The Military Conscientious Objectors movement made this Sunday a call to the Revolutionary Armed Forces to avoid the repression ordered by the Castro regime, and not to act “as mercenaries of the new Cuban oligarchy.”
After the recent persecution in the municipality of Nuevitas (Camagüey), where protests were held due to the frequent blackouts, the security forces deployed an extensive operation that failed to quell the demonstrations, the first since the explosion and fire that left 14 dead in killings.
The group highlighted the action “seems to be the rehearsal of a new national repressive wave and must be rejected (…) especially by the Revolutionary Armed Forces”
According to the statement, released by the Cuban Conflict Observatory, the dissident military indicated that “the time has come for the officers, classes and soldiers of the FAR and those of the MININT who still do not have their hands stained with blood to side with the people and help him put an end to this corrupt mafia dictatorship.”
For this reason, they indicated that the security forces “cannot and should not comply with the orders issued by a dictatorship that disregarded the well-being of the people and today pushes Cubans into ever greater misery,” which includes retirees from the armed forces. .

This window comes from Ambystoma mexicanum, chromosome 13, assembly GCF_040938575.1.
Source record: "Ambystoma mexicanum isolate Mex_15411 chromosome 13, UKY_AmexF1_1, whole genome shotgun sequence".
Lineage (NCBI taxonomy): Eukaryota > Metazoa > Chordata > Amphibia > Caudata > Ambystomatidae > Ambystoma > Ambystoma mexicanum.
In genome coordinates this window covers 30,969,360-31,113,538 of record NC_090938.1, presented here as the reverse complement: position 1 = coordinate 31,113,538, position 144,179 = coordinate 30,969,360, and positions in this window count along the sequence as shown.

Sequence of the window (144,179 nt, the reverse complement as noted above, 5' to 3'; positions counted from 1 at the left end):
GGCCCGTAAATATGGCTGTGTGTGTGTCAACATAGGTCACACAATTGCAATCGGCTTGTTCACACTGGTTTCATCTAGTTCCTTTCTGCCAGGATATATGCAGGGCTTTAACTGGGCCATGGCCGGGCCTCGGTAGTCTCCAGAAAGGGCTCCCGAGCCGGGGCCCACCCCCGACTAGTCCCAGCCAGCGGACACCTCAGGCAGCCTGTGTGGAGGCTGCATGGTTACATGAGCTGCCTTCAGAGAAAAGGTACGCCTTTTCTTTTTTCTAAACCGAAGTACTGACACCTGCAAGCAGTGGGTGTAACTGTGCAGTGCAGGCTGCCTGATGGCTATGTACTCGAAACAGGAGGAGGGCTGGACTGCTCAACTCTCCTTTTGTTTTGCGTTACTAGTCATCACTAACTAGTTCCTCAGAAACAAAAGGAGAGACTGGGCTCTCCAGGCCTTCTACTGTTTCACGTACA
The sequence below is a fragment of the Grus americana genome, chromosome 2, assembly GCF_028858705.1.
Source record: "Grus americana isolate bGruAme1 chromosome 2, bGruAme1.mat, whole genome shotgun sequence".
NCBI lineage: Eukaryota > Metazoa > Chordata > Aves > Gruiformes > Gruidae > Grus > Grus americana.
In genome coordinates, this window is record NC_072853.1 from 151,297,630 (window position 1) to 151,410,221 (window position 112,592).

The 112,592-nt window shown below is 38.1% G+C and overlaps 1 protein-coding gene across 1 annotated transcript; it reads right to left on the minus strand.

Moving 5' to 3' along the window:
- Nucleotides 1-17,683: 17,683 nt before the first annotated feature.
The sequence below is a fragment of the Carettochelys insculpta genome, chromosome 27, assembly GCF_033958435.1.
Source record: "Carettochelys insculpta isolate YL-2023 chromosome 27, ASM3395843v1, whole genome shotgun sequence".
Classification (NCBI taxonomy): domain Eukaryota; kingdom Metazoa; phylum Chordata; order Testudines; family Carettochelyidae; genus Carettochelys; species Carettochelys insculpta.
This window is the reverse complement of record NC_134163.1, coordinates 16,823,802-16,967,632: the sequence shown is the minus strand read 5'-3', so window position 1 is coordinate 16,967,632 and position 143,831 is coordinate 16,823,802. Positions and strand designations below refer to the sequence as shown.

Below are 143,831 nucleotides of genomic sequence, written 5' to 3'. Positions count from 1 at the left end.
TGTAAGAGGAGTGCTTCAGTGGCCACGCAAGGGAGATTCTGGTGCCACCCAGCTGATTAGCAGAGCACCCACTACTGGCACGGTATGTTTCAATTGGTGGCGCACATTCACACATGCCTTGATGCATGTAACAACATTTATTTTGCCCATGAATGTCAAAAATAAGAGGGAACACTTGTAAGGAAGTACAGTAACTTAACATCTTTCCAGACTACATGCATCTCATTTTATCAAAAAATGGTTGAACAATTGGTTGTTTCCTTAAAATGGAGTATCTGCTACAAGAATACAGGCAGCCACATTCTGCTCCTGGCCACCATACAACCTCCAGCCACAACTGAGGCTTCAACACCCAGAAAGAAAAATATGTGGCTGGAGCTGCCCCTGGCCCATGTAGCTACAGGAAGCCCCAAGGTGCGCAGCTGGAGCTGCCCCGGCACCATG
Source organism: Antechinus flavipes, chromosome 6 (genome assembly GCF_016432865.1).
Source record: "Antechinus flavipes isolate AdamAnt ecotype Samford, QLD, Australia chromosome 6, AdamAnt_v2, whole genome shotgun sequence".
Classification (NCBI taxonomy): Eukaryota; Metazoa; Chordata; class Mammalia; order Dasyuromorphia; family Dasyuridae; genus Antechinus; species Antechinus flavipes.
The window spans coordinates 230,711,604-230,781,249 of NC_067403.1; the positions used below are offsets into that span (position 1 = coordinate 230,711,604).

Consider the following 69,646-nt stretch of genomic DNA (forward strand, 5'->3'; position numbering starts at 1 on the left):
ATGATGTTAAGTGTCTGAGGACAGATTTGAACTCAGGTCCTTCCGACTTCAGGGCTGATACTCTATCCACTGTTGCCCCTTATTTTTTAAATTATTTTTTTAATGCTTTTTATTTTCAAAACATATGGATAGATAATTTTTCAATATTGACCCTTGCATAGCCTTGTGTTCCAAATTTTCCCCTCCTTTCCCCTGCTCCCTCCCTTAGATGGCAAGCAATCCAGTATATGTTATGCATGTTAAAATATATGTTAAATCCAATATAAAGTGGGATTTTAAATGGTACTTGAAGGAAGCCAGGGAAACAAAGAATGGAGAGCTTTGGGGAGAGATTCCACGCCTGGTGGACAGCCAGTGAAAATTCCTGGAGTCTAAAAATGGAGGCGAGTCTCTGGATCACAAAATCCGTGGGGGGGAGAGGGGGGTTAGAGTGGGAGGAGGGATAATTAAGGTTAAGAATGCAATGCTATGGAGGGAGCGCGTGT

They also directly urged General Rigel Tejeda, head of the eastern army, to guarantee that his troops “do not act as henchmen or mercenaries of the new oligarchy” and that he does not give in “to pressure to muddy his trajectory and that of subordinate commanders.” to his person.”
“The eastern army, General Rigel Tejeda, should not act as a private troop at the service of those who ride their yachts while millions of Cubans go to bed without eating, without electricity, without medicine and without a roof over their heads. It is time to expel them from power,” they claimed.
In addition, they requested the nationalization of GAESA (Grupo de Administración Empresarial S.A., a company controlled by the Cuban Army), which they pointed out as a “monopoly that this new oligarchy has registered as a Panamanian company, controls 60% of the economy, is not accountable to any institution in Cuba and let tens of thousands of Cubans die due to lack of oxygen cylinders, medicines and ambulances while they spent billions of dollars to build new luxury hotels.”
Social unrest has grown in Cuba in the face of the economic crisis and the greater frequency of blackouts.
On Saturday, the energy deficit forecast by the state-owned company Unión Eléctrica (UNE) was up to 38% of the maximum generation capacity during the hours of greatest demand, which means that the long service interruptions that have been going on for months continue. They affect different areas of the island -and since August also Havana-, sometimes with up to 10 consecutive hours without service.
Already last year, blackouts were one of the reasons behind the anti-government protests on July 11, 2021, the largest in decades, according to analysts.
In recent days there have been several smaller protests, mainly in small towns with prolonged blackouts, although they have also been registered in Santiago de Cuba and Havana and other provinces of the country.
Cuba relies heavily on foreign oil to produce energy (thermoelectric plants generate two-thirds of the electricity) and its main supplier, Venezuela, has notably reduced its shipments.